She doesn’t know King David watches,
doesn’t know his lust — blind
to her virtue, her marriage.
I serve this most beautiful of women,
make the water warm, the soap fragrant.
I pour sweet oil between her breasts,
watch it drip on thighs and belly.
She is wed to Uriah, away at war,
but she’s lonely for men’s praise,
looks often in the basin
to measure her own beauty.
I fear the king’s desire. Their eyes meet,
and I know his will is hers as well.
God will smite them in their coupling.
What will become of me who keeps
their secrets? Are my loyalties to king
or God or to my mistress whom I love
as David loves her, as Uriah loves her.
My secrets must remain more secret still.
– Sarah Russell
First published in Ekphrastic Review
Based on Bathsheba by Jean Leon Gerome, 1899
For dVerse and for Poets United
“. . . she curved to her task with deft, balletic grace.”
I wish I knew the full name of this poet. I found this poem several years ago in one of the monthly Goodreads contests, with the name “Jordan” as the author. Every time I read it, I fall in love with the images all over again. If anyone knows more about this person, please let me know. Google has been no help at all.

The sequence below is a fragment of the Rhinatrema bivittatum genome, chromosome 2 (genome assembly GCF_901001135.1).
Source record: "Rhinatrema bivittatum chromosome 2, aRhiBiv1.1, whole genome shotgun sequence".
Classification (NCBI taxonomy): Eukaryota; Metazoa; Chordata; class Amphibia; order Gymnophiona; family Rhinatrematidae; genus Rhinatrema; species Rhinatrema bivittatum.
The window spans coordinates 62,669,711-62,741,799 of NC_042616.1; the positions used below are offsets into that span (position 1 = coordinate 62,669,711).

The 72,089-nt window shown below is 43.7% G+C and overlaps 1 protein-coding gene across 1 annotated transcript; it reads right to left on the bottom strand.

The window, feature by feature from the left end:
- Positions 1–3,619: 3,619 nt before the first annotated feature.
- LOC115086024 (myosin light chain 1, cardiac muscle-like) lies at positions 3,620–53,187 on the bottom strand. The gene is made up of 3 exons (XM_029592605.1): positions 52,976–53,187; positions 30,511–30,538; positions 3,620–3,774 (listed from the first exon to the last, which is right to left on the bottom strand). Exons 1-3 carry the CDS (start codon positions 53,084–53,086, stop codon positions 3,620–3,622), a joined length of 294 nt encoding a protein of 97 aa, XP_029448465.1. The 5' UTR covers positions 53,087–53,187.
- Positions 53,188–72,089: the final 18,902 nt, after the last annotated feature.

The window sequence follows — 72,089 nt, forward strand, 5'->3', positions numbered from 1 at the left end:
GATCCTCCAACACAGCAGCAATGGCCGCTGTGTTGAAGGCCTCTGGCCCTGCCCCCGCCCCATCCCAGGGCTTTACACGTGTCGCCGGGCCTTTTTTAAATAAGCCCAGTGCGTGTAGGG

I am no good at photography.
I lack the necessary subtlety–I am too literal.
I shove the lens right into the center of my subject,
Like a punch to the gut,
Causing the context to crumple around it.
But I sat once at close of day, looking up at a bridge where
Women, silhouetted against the setting sun, made their graceful ways home carrying
Great buckets and baignoires on their heads.
You will have to imagine, I’m afraid, the way their dark bodies were made darker in relief
And the herd-like elegance–not of mindless association,
But natural interconnectedness–of their movement.
A familiar noise made the baby look up from the mat where we were playing.
I followed his gaze to find my sister framed in the doorway, the sheer curtain fluttering between us.
She was folded over a calabash bowl of rice
Making the starch-laden rinse water cascade across her caramel-colored arm,
Which she curved to her task with deft, balletic grace.
There are some–employed by National Geographic, no doubt–
Who could have captured the beauty of this moment–
The way the early Fall light made everything jewel-bright–
With a single “click” of a camera shutter.
But I am no good at photography.